The true story of American Olympian Jesse Owens is such an interesting subject, and “Race” attempts to tackle it from the starting line of Owens’ first day as a college student at Ohio State. What a shame that his story is wasted on such a disappointing movie. I feel a bit un-American for having to write a negative review of this movie because Owens broke so many barriers at the 1936 Olympic games in Berlin, Germany, but this overly long and poorly made film is a bust.
How poorly made is it? Well, in several scenes you can see the boom microphone used by the film crew. In another you can clearly see the reflection of a modern-day cameraman in a mirror. If the filmmakers had such little care and respect for their movie, how can they expect audiences to? The mundane direction and overuse of slow motion and sound gimmicks from director Stephen Hopkins adds to the snoozefest. Stephan James does a fine job as Jesse, and Jeremy Irons and William Hurt add some prestige in their supporting roles. As much as I adore Jason Sudeikis, the guy isn’t strong enough for a big dramatic role like this. There were times when I felt sorry for him and just had to look away from the screen.
You’d think that in a two and a half hour movie we’d see much more of Owens’ story. I wanted a deeper exploration into what would’ve happened if he had decided to boycott the Olympics as the NAACP suggested. I wanted to know more about his relationships with his Olympic teammates. I wanted to learn about his feelings of the German culture. There’s a lot to admire about this tremendous athlete and I wanted to know more. Instead, the movie gets sidetracked with several secondary plotlines that focus on the American Olympic Committee, coach Larry Snyder (Sudeikis), propaganda minister Joseph Goebbels (Barnaby Metschurat), and a bizarre narrative about the struggles that Hitler’s favorite filmmaker, Leni Riefenstahl (Carice van Houten), endured while filming her classic Nazi propaganda documentary “Olympia.”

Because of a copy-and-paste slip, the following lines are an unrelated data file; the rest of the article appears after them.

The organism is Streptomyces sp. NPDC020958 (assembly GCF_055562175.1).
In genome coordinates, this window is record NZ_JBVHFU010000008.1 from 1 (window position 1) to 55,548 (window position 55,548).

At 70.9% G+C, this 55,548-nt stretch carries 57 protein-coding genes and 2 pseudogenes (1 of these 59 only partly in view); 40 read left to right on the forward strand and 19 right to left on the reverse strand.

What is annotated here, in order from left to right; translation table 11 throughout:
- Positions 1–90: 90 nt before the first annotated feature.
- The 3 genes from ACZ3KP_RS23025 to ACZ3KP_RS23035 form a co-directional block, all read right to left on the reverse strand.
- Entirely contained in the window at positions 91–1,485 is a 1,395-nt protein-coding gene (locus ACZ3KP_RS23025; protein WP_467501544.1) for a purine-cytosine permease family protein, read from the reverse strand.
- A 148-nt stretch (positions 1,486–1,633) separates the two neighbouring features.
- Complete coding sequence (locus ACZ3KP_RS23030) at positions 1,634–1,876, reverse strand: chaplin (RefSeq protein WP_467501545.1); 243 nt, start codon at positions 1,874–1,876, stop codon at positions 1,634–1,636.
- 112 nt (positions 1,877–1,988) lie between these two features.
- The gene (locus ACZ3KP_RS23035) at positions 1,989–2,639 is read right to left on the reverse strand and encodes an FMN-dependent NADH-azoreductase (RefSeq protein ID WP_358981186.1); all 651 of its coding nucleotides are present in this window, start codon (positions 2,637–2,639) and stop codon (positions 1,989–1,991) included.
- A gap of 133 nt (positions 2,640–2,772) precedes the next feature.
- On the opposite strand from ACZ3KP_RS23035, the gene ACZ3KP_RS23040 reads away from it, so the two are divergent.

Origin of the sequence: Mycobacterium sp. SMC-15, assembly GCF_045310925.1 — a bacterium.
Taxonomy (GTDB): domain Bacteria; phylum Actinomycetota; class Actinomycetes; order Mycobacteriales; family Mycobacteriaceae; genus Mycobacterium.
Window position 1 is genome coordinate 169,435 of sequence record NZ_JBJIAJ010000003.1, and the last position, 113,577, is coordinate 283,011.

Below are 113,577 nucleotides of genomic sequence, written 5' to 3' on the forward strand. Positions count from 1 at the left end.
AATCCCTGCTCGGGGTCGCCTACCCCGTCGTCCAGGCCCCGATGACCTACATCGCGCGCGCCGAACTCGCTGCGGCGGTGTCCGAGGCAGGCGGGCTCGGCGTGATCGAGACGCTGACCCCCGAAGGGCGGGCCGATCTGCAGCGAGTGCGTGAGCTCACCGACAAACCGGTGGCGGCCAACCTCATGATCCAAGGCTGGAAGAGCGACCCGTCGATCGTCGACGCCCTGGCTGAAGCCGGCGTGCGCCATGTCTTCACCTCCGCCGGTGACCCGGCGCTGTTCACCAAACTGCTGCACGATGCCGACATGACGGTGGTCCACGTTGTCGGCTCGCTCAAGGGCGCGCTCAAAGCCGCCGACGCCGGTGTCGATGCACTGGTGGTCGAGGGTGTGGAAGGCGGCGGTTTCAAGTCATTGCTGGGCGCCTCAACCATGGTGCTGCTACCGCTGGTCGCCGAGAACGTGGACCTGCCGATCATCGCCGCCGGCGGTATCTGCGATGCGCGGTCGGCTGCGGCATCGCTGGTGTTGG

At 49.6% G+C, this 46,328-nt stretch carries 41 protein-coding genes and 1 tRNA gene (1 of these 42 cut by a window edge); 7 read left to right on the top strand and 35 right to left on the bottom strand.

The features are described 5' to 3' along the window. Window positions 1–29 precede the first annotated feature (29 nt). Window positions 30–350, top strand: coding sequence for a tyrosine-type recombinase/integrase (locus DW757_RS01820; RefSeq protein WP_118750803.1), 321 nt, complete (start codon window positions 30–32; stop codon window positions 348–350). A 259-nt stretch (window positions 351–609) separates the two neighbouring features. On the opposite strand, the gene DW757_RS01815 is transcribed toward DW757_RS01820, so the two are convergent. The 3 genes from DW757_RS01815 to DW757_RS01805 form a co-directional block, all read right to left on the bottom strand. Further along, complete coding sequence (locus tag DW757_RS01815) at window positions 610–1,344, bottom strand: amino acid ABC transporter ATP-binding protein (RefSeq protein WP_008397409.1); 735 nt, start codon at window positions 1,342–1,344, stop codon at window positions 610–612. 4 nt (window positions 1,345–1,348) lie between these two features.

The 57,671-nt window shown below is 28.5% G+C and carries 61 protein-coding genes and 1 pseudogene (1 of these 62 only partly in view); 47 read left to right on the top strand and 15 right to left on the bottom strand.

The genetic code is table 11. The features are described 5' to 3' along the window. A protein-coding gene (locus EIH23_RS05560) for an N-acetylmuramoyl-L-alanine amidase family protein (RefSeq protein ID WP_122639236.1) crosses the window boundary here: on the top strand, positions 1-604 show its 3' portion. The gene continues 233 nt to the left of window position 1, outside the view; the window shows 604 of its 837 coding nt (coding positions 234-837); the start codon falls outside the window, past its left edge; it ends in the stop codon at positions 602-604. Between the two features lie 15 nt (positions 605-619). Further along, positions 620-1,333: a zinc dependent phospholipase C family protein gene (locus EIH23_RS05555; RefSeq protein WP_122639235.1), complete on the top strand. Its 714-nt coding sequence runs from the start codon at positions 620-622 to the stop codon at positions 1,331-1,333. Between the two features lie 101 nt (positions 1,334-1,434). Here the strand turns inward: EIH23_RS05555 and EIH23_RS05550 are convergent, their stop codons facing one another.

I didn’t hate everything about the movie: the scenes at the Berlin games were intriguing and the history presented made me want to research more after it was over. But the clever title suggests an interesting dialogue will be presented about race relations throughout history and today — and it is, sort of. But so much more could’ve been done with the movie. In the end, I found the message that you can and should simply “tune out” any unpleasant racist comments pretty offensive.
After just having seen the excellent “Eddie the Eagle” — another story about an Olympian — I had high hopes for this one. Most of us know something about the Jesse Owens story, and I was excited to see what they would do with it on the big screen. Unfortunately, I was sorely disappointed.
It’s not the subject matter that makes this movie bad; it’s the choices of the filmmakers. This movie feels like it was slapped together in a hurry. They’ve taken the amazing story of one of the greatest-ever American athletes, who traveled to the hyper-racist Nazi Germany in 1936 to represent his country in the Olympics, and made it a dull, also-ran, by-the-numbers biopic.
There were some good points in the movie and genuine moments of tension, but they were largely outnumbered. If you’re interested in the Jesse Owens story, buy a book about him and skip this movie.